And, of course, there were those evanescent stories of people long dead, whom I had never met. These stories were wonders, enveloping dusty bones with living flesh and blood. People who had died even before my parents were born became known to me. I learned to love them almost as well as I loved those whom I had really met.

Of course, it helped that I had some talented storytellers in my family—and ones who loved to reminisce. But as my study of genealogy became more serious, and I myself grew older and more discerning, I began to realize that only some of the “facts” recalled really were quite reliable, but others were often speculation or wishful thinking cemented into belief through the years.

It is interesting to look at different branches of the family and see how the oral tradition has affected my genealogical research. For instance, my great-aunt Elsie CROCKER had an amazingly accurate memory, and the foresight to type out a memoir of her childhood. She wrote of her parents’ families back in England, so that despite the relatively common surnames of UNDERWOOD and AMOS, it was a simple task to find the correct families in the census records: all I had to do was find the family in the right area with the right children. Though she made occasional mistakes, I am often astounded by her accuracy. For instance, in a 1999 conversation, when Elsie was almost 92 years old, she told me that her parents and older brother came to America on a ship called the Mayflower (not the famous one), which left England 6 May 1903 and arrived in Boston 20 May 1903. When I found the ship’s manifest, it turned out that the ship was indeed called the Mayflower, and it departed from Liverpool, England on 7 May 1903 and arrived in Boston 16 May 1903. I only hope that when I am in my nineties I can remember the date (within four days) of an event that happened before my birth!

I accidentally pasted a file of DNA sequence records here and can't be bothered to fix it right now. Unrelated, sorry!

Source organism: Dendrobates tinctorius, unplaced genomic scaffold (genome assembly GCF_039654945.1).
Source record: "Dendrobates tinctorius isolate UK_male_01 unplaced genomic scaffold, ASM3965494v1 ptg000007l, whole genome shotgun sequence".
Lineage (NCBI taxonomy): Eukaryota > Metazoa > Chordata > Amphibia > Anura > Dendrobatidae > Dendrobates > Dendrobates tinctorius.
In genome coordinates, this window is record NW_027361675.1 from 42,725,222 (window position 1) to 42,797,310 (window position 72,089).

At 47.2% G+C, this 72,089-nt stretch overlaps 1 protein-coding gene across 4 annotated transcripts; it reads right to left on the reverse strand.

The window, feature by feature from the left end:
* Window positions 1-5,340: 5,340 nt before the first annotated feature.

Ship manifest of the Mayflower, 1903
The BROSIUS ancestors, by contrast, are much harder to trace, due partly to the inaccuracy of the oral tradition. The sons of John S. BROSIUS, or at least some of them, believed that their father had come from a town called Sedan in the Alsace-Lorraine region of France, and given the name of his hometown to the town of Sedan, Kansas. While it is true that Sedan, Kansas is supposedly named after Sedan, France, and it is possible, and even probable, that the BROSIUS family originated in the Alsace-Lorraine, John S. BROSIUS was born in Crawford County, Pennsylvania, and had probably never even visited France. According to the 1860 census of the United States, his father, Adam BROCIUS, was also born in Pennsylvania. I have thus far been unable to trace the BROSIUS family prior to their appearance in Crawford County.

Perhaps my favorite exaggeration, however, is the BROSIUS boys belief that their maternal grandmother, Angelina (EVANS) WADE, was an American Indian. The idea, as far as I can tell, seems to derive solely from her habit of sitting under a tree and smoking a pipe after dinner!